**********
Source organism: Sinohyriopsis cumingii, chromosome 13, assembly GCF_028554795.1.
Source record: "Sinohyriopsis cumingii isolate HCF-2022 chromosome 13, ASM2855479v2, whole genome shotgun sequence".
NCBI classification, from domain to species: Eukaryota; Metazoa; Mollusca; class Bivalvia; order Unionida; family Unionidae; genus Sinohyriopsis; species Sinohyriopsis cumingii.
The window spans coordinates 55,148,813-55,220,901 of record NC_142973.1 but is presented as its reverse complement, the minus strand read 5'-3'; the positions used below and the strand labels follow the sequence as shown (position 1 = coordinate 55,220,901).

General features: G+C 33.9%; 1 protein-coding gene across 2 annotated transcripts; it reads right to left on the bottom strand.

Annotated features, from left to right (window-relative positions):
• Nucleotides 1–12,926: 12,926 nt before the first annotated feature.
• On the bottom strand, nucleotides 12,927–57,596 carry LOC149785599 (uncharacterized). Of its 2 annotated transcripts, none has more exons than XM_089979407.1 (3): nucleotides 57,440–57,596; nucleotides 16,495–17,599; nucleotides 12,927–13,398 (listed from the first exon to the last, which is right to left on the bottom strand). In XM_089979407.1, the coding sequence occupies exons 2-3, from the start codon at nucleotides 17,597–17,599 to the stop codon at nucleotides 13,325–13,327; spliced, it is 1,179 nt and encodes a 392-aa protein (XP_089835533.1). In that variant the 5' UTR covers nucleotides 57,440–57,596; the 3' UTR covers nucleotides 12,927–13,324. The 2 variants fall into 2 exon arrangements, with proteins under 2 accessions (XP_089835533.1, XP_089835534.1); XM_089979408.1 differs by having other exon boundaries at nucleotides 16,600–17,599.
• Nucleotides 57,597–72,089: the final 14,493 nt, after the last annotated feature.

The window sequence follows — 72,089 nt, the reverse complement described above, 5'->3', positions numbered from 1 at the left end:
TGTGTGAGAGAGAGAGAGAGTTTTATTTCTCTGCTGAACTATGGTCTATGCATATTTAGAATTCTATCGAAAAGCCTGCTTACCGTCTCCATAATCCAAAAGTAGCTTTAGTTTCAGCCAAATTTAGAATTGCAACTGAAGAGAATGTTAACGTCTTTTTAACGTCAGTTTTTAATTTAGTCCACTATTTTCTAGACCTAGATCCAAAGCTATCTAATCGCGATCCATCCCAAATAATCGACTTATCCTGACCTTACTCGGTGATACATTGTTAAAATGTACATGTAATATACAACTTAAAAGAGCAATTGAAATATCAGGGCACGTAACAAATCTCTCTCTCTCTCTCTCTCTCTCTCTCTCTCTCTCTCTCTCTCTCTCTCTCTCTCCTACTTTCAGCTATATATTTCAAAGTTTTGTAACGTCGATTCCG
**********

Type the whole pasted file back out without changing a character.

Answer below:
Source organism: Sinohyriopsis cumingii, chromosome 13, assembly GCF_028554795.1.
Source record: "Sinohyriopsis cumingii isolate HCF-2022 chromosome 13, ASM2855479v2, whole genome shotgun sequence".
NCBI classification, from domain to species: Eukaryota; Metazoa; Mollusca; class Bivalvia; order Unionida; family Unionidae; genus Sinohyriopsis; species Sinohyriopsis cumingii.
The window spans coordinates 55,148,813-55,220,901 of record NC_142973.1 but is presented as its reverse complement, the minus strand read 5'-3'; the positions used below and the strand labels follow the sequence as shown (position 1 = coordinate 55,220,901).

General features: G+C 33.9%; 1 protein-coding gene across 2 annotated transcripts; it reads right to left on the bottom strand.

Annotated features, from left to right (window-relative positions):
• Nucleotides 1–12,926: 12,926 nt before the first annotated feature.
• On the bottom strand, nucleotides 12,927–57,596 carry LOC149785599 (uncharacterized). Of its 2 annotated transcripts, none has more exons than XM_089979407.1 (3): nucleotides 57,440–57,596; nucleotides 16,495–17,599; nucleotides 12,927–13,398 (listed from the first exon to the last, which is right to left on the bottom strand). In XM_089979407.1, the coding sequence occupies exons 2-3, from the start codon at nucleotides 17,597–17,599 to the stop codon at nucleotides 13,325–13,327; spliced, it is 1,179 nt and encodes a 392-aa protein (XP_089835533.1). In that variant the 5' UTR covers nucleotides 57,440–57,596; the 3' UTR covers nucleotides 12,927–13,324. The 2 variants fall into 2 exon arrangements, with proteins under 2 accessions (XP_089835533.1, XP_089835534.1); XM_089979408.1 differs by having other exon boundaries at nucleotides 16,600–17,599.
• Nucleotides 57,597–72,089: the final 14,493 nt, after the last annotated feature.

The window sequence follows — 72,089 nt, the reverse complement described above, 5'->3', positions numbered from 1 at the left end:
TGTGTGAGAGAGAGAGAGAGTTTTATTTCTCTGCTGAACTATGGTCTATGCATATTTAGAATTCTATCGAAAAGCCTGCTTACCGTCTCCATAATCCAAAAGTAGCTTTAGTTTCAGCCAAATTTAGAATTGCAACTGAAGAGAATGTTAACGTCTTTTTAACGTCAGTTTTTAATTTAGTCCACTATTTTCTAGACCTAGATCCAAAGCTATCTAATCGCGATCCATCCCAAATAATCGACTTATCCTGACCTTACTCGGTGATACATTGTTAAAATGTACATGTAATATACAACTTAAAAGAGCAATTGAAATATCAGGGCACGTAACAAATCTCTCTCTCTCTCTCTCTCTCTCTCTCTCTCTCTCTCTCTCTCTCTCTCTCTCTCCTACTTTCAGCTATATATTTCAAAGTTTTGTAACGTCGATTCCG